FDIC Article on Convenience Checks

by Wade Barnes 15. March 2010

Convenient or expensive??  The FDIC posted an article on convenience checks issued by credit card companies.  While this may be a convenient service for many borrowers, it may come with expensive fees and unseen pitfalls from overdraft fees to fraud if you're not careful.  Check out the FDIC's article: http://www.fdic.gov/consumers/consumer/news/cnspr09/blank_check.html

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Should I close my credit card?

by Wade Barnes 24. February 2010

There has been a lot of discussion this week revolving around the Credit Card reformation act that became effective this week (If you missed the conversation, check out the Credit Legislation post for details).   A result of the proposed legislation was a knee jerk reaction by the credit card companies to raise rates across the board to all of their customers, as future rate hikes will be regulated a bit more aggressively.  Over the past few months, many good customers whose rates have been hiked now feel slighted and want to close their account with their credit card holder.  By all means, if you feel so strongly don’t let me discourage you from acting.  On the flip side, this same legislation has unintentionally made credit harder to come by (and likely more expensive), so you may want to consider this before axing your old account.  On top of this, think through what affects this may have on your credit rating.

I had lunch with a friend a few weeks ago who is an executive at a local business.  He has never been late on his payments, never gone over his credit limit, has excellent credit, a stable job with a solid income but was still a victim of blanket rate increases by his unnamed credit card company.  Out of frustration, he wanted to close this account that has been opened for over 20 years.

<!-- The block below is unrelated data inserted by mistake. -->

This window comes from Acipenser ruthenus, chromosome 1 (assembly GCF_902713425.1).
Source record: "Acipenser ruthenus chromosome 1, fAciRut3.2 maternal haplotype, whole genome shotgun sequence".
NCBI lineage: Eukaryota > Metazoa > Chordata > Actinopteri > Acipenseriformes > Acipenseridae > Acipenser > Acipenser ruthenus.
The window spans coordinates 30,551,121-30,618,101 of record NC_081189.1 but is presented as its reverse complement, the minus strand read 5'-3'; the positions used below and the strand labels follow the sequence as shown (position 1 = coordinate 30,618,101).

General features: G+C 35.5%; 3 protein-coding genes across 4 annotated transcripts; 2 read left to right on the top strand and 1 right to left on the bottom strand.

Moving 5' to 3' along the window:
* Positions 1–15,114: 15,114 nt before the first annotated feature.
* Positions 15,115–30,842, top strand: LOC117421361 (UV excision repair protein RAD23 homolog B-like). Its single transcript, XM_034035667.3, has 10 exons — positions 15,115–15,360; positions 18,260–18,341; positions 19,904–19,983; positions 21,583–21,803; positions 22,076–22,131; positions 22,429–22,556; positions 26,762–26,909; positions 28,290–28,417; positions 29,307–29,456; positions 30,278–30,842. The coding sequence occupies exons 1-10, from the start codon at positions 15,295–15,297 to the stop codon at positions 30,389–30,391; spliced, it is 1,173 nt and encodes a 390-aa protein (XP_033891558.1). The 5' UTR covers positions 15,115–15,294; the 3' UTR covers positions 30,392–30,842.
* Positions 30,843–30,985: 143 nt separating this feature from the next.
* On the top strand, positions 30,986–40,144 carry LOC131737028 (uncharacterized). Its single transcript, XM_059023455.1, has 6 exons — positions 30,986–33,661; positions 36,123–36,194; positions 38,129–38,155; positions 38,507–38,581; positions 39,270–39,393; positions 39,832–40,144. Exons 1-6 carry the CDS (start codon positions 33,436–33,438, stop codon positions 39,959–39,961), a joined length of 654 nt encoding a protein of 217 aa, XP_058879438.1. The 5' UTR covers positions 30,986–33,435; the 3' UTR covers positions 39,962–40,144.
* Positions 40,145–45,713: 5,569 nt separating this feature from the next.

The reality of it is, my friend never carries a balance on their card and hence is never affected by the associated interest rate.  Even if a balance was carried from month to month, I’d check out the competition’s rate before moving a balance as the grass isn’t always greener.

On to the core issue: If they close their credit card, an account with an excellent history, their credit score will take an immediate hit – especially if they open a new card in its place.  Not only would they close a beneficial account in their credit history, they would also reduce the available credit limit, which could affect the credit usage ratio (the amount of revolving credit outstanding / the total credit limit).  So, there are two factors that could possibly affect your credit score by closing an account with a solid history to keep in mind before jumping ship.  Keep in mind though, with a stable credit rating, even this minor hit won't affect your overall rating in the long-term and shouldn't be of great concern but there are consequences to every action that should be considered before making any financial decision.

For more information on how credit scores are calculated and factors that affect your score, check out the post on maintaining credit ratings during tough times or feel free to be in touch for more information wbarnes@1stmarinerbank.com.

As always, I welcome questions and conversations about situations you may have encountered and how these recent changes have affected you.

Credit Legislation

by Wade Barnes 5. November 2009

First, I apologize for being dormant with posts recently.  As you are probably aware, the credit industry has been going through some fierce revisions, many of which are overdue.  We can debate the pros and cons in another conversation but essentially this works to remove dishonest lenders and/or lending practices and create a template for explaining loan terms in a consumer friendly fashion. 

You may notice some changes from your credit card provider thanks to the Credit Card Accountability, Responsibility, and Disclosure (CARD) Act of 2009.  Consumers Union has done a nice job explaining the provisions of the act and how they may affect you and your account.  As the legislation is making it tougher to increase credit card rates in the future, many companies are raising rates now and in some cases for no apparent reason. 

Changes to the Real Estate Settlement Act (RESPA) and Regulation Z are set to take place in January.  These new rules work to present the costs involved with obtaining a mortgage in an easy to read document.  The goal is to create a shopping document where you can compare the rate and costs of the loan between lenders.  There are also provisions in place to keep lenders from increasing fees after the initial disclosure (within reasonable measures).

As there are pros to the new legislation, there are also cons.  I am happy to discuss any questions or concerns you may have.  Feel free to share your thoughts as well.

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